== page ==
Any way to return to the top of main from a function

This is a discussion on Any way to return to the top of main from a function within the C Programming forums, part of the General Programming Boards category; Hello everyone. Sorry if this is a stupid question. Let's say that I have a program which consists of many ...

  1. #1
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    Any way to return to the top of main from a function

    Hello everyone. Sorry if this is a stupid question.

    Let's say that I have a program which consists of many different branches of functions. Is there any simple way to make a statement or set a condition to return to the top of main (essentially restarting the program) from a separate function without using a loop in main?

    I read up on the goto statement but apparently this only works within the same function. I am looking for something similar that can hop across functions I suppose.

  2. #2
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    yea put the code you want in main in another function, and then just call that function in main once, then call recursively as many times as needed.

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    I see what you're driving at, but then won't I have to hop back through a couple functions anyway to return to the top of the new "main" function.

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    You don't want to be calling main() again. No!

    Main calls a menu or driver function, and that has your loops, switch statements, and calls all the top level functions.

    Those top level functions may have their own sub menu's and or directly call some second level functions, themselves.

    But you never call main, again. Loop back, or forget it.

  5. #5
    C++まいる!Cをこわせ! Elysia's Avatar
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    On another note, avoid using goto if you can. Because goto can jump all over the place, it's often considered bad practice to use it. It can cause messy code.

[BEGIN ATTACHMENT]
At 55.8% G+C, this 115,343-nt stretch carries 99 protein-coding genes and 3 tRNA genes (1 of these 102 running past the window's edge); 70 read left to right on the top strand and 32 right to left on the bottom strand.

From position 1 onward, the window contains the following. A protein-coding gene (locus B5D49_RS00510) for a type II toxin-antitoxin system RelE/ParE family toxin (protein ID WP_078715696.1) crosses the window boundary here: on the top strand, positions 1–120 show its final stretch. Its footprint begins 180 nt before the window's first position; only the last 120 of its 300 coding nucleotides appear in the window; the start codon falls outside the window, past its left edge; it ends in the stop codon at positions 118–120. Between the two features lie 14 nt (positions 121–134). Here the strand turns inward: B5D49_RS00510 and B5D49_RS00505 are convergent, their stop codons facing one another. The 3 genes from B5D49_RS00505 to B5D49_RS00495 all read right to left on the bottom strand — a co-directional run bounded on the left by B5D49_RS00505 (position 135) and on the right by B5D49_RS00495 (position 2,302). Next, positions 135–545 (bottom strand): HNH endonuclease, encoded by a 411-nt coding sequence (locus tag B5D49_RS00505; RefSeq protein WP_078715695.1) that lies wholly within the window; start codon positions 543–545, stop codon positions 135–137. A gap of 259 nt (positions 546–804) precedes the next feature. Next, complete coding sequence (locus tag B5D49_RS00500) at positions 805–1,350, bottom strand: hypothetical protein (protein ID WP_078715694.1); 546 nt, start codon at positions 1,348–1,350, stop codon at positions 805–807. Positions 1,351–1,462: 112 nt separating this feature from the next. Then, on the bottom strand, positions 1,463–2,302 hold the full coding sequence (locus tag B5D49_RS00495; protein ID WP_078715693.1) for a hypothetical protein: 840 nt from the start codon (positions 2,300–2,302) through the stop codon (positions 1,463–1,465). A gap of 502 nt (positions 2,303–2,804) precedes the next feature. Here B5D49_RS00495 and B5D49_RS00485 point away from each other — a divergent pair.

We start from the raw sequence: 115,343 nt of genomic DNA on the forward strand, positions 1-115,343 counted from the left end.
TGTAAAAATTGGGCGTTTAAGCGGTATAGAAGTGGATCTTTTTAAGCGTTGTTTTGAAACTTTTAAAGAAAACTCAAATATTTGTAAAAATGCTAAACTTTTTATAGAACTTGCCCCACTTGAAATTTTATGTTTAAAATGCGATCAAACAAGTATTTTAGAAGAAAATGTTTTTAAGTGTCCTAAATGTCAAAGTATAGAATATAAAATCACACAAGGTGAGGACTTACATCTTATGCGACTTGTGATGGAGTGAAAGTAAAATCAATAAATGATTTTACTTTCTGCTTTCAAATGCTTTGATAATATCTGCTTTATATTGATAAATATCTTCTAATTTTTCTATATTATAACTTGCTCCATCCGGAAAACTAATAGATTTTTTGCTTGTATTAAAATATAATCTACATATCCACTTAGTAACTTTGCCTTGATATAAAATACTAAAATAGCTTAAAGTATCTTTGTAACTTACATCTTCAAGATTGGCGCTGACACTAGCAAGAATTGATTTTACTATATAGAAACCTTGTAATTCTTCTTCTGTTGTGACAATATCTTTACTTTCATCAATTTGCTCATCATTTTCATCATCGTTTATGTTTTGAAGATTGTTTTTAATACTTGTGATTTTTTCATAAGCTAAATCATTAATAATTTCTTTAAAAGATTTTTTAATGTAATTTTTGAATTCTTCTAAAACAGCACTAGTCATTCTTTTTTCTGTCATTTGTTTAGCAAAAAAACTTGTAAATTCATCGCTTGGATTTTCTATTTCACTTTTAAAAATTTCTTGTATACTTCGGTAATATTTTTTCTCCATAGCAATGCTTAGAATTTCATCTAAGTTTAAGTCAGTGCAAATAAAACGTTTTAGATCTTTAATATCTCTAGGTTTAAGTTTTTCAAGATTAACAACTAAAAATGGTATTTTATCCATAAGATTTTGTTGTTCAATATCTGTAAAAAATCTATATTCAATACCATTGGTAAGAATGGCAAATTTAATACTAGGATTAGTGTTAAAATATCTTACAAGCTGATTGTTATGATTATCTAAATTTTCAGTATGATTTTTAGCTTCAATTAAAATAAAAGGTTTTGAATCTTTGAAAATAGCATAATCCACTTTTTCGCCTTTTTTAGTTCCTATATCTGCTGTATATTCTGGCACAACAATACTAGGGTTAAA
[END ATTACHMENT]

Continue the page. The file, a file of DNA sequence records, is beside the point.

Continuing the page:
Last edited by Elysia; 04-28-2008 at 03:37 AM.
    Quote Originally Posted by Adak View Post
    io.h certainly IS included in some modern compilers. It is no longer part of the standard for C, but it is nevertheless, included in the very latest Pelles C versions.
    Quote Originally Posted by Salem View Post
    You mean it's included as a crutch to help ancient programmers limp along without them having to relearn too much.

    Outside of your DOS world, your header file is meaningless.
    For information on how to enable C++11 on your compiler, look here.
    よく聞くがいい!私は天才だからね! ^_^

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    Is this what you want to do?
    (Note, pseudo-C to clarify the problem, it won't compile)
    Code:
    int main()
    {
    label:
        func1();
    }
    
    func1()
    {
       dostuff();
    }
    
    dostuff()
    {
        choice = menu();
        if (choice == '9') goto label;
    }

    --
    Mats
    Compilers can produce warnings - make the compiler programmers happy: Use them!
    Please don't PM me for help - and no, I don't do help over instant messengers.

  7. #7
    Dr Dipshi++ mike_g's Avatar
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    Why are we using goto matsp? It works, but since they are meant to be avoided wouldent a loop would be better:
    Code:
    int again()
    {
         //if says yes then return 0 
    }
    
    int main()
    {
         // Do initailisation here    
         int done = 0;
         while(done == 0)
         {
              // Do stuff to loop over here
              done = again();
         }
         return 0;
    }

  8. #8
    C++まいる!Cをこわせ! Elysia's Avatar
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    I think mats was trying to ask if the sort of behaviour posted was what the OP wanted to achieve. I don't think mats was trying to tell the OP in any way to do it that way.
    Quote Originally Posted by Adak View Post
    io.h certainly IS included in some modern compilers. It is no longer part of the standard for C, but it is nevertheless, included in the very latest Pelles C versions.
    Quote Originally Posted by Salem View Post
    You mean it's included as a crutch to help ancient programmers limp along without them having to relearn too much.

    Outside of your DOS world, your header file is meaningless.
    For information on how to enable C++11 on your compiler, look here.